Wert in 1966
|Born: July 29, 1938|
|May 11, 1963, for the Detroit Tigers|
|Last MLB appearance|
|June 11, 1971, for the Washington Senators|
|Runs batted in||365|
|Career highlights and awards|
Donald Ralph Wert (born July 29, 1938), nicknamed "Coyote", is an American former professional baseball player. He played as a third baseman in Major League Baseball for the Detroit Tigers from 1963 to 1970 and also briefly played for the Washington Senators in 1971. In 1965, he was named "Tiger of the Year", and in 1968, he was chosen for the American League All Star Team and won a World Series ring.
Early life and education
Born in Strasburg, Pennsylvania, in Lancaster County, Wert attended Franklin & Marshall College in Lancaster, Pennsylvania where he played baseball for the "Diplomats." He was signed by the Detroit Tigers as an amateur free agent in 1958 and played several years in the minor leagues.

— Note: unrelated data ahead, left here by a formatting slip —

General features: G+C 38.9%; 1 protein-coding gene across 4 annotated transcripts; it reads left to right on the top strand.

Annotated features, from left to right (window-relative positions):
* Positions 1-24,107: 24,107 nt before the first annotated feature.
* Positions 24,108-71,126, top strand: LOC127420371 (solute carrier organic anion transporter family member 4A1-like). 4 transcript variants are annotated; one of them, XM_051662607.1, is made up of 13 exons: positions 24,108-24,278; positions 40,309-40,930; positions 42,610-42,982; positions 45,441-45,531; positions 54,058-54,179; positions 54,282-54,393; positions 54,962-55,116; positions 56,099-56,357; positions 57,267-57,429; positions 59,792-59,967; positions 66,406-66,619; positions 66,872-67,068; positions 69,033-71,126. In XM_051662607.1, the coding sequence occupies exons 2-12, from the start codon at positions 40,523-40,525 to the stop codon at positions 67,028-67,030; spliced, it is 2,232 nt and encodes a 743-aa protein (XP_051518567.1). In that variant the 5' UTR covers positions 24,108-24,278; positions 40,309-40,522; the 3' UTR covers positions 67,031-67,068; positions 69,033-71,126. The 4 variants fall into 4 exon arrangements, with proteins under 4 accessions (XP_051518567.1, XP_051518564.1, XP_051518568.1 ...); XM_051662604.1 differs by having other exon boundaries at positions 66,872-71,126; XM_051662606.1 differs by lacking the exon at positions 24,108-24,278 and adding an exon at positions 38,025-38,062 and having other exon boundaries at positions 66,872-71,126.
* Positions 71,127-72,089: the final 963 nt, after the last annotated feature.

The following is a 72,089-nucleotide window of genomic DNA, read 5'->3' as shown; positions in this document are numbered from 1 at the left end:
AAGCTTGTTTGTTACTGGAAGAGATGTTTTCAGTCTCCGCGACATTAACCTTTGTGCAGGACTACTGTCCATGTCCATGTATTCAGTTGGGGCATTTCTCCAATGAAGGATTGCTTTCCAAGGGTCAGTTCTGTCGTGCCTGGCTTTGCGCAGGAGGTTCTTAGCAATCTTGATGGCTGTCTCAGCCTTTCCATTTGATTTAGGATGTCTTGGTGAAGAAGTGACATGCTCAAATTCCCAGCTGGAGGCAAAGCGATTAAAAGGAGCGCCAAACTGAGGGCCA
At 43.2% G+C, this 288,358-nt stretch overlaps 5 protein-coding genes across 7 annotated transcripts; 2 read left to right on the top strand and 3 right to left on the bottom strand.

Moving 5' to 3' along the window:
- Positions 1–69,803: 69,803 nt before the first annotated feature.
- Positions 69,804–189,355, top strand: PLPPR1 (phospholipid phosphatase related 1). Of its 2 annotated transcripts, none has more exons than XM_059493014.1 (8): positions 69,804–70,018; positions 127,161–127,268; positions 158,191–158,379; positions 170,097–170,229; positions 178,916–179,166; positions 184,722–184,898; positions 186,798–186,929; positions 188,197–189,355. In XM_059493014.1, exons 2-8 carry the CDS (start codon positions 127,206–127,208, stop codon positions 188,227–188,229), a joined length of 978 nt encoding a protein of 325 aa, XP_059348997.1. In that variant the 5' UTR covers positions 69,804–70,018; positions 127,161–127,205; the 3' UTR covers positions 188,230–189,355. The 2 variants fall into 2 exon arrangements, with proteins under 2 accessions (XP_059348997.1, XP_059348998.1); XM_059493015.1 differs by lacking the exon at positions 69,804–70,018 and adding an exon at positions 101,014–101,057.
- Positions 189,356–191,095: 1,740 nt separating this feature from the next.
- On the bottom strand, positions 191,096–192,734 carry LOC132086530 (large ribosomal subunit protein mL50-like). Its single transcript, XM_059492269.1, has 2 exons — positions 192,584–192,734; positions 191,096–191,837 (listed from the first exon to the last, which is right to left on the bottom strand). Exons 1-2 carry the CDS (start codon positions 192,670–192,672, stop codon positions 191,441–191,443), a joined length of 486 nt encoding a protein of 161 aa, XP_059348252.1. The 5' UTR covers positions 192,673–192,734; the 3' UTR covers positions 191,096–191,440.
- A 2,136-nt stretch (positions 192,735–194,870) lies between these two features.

Career in Major League Baseball
1963 to 1967
Wert reached the major leagues in 1963 at the age of 24 and became the Tigers' regular third baseman from 1964–1970. Though never a strong hitter, Wert earned a reputation as one of the best fielding third basemen. In 1965, Wert played all 162 games for the Tigers and led all American League third basemen with a .976 fielding percentage, marking the only year in the 1960s that a third baseman other than Brooks Robinson had led the league in fielding. He also led the team with 159 hits, had a .341 on-base percentage fueled by a career-high 73 walks, and even showed some power with hit 12 home runs. With his performance in 1965, Wert was selected for the first annual "Tiger of the Year" by the Detroit chapter of the Baseball Writers' Association of America, and also finished No. 10 in the American League Most Valuable Player voting. Wert had his best season as a batter in 1966, when he had a .268 batting average, .342 on-base percentage, 20 doubles, 11 home runs, and 70 RBIs.
1968 to 1970